Daelyn Rice is broken beyond repair, and after a string of botched suicide attempts, she’s determined to get her death right. She starts visiting a website for “completers”— www.through-the-light .com.
While she’s on the site, Daelyn blogs about her life, uncovering a history of bullying that goes back to kindergarten. When she’s not on the Web, Daelyn’s at her private school, where she’s known as the freak who doesn’t talk.
Then, a boy named Santana begins to sit with her after school while she’s waiting to for her parents to pick her up. Even though she’s made it clear that she wants to be left alone, Santana won’t give up. And it’s too late for Daelyn to be letting people into her life…isn’t it?
National Book Award finalist Julie Anne Peters shines a light on how bullying can push young people to the very edge.
I can see why a lot of people might be hesitant to pick up this book. For starters, it's a book about suicide, which a lot of parents would be afraid to get for their teens for fear of emotional trauma. It's also rather disturbing, since it reads sort of like a how to manual. Detailing a lot of possible ways to kill yourself; including pain rates, and the time it takes to die from the method. So adults and teens alike could be deterred from it. I am what i like to call a fearless reader. I'm just not afraid of books that might be disturbing or include odd or sad themes...so i picked this up. In truth, it was a hard book to read and i more than once wanted to just put it down all together. At some points it was painful to read.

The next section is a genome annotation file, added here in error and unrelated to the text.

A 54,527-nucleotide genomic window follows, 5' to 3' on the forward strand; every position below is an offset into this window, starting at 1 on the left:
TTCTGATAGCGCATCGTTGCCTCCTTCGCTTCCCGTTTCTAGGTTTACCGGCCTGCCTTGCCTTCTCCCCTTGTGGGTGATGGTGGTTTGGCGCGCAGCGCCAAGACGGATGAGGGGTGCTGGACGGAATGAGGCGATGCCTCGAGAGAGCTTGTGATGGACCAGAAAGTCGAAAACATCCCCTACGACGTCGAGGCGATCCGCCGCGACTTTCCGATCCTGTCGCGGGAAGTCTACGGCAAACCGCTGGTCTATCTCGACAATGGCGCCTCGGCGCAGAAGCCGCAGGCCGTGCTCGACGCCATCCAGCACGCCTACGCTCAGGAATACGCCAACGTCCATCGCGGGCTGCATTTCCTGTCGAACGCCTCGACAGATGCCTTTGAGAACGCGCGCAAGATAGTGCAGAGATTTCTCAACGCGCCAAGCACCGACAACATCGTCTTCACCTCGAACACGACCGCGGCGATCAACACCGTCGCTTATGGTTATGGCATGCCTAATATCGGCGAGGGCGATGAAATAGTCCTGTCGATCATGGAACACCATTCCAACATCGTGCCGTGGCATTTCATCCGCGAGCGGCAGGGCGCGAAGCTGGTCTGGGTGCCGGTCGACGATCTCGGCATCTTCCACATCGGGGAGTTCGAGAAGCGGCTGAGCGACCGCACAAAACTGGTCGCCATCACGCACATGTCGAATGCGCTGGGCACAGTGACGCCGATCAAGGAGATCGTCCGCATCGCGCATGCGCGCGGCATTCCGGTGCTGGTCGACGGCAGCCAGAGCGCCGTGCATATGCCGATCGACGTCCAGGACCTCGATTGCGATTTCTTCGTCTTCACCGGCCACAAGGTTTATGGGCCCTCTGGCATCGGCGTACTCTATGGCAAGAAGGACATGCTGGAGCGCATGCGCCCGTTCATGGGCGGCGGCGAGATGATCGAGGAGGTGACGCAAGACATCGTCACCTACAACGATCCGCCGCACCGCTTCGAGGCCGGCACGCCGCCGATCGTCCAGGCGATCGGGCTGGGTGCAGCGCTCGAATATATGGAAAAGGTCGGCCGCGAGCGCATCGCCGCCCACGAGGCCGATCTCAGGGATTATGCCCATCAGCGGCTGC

This book is only 200 something pages, but it packs a big punch. Straight in the stomach. You'll feel this character in your bones and you won't forget her. Even though it was kind of hard to read, it was great. It's something that i think people can learn from...to never antagonize someone because it can bring them straight to the edge. It's a disturbing book that should be read. Needs to be read.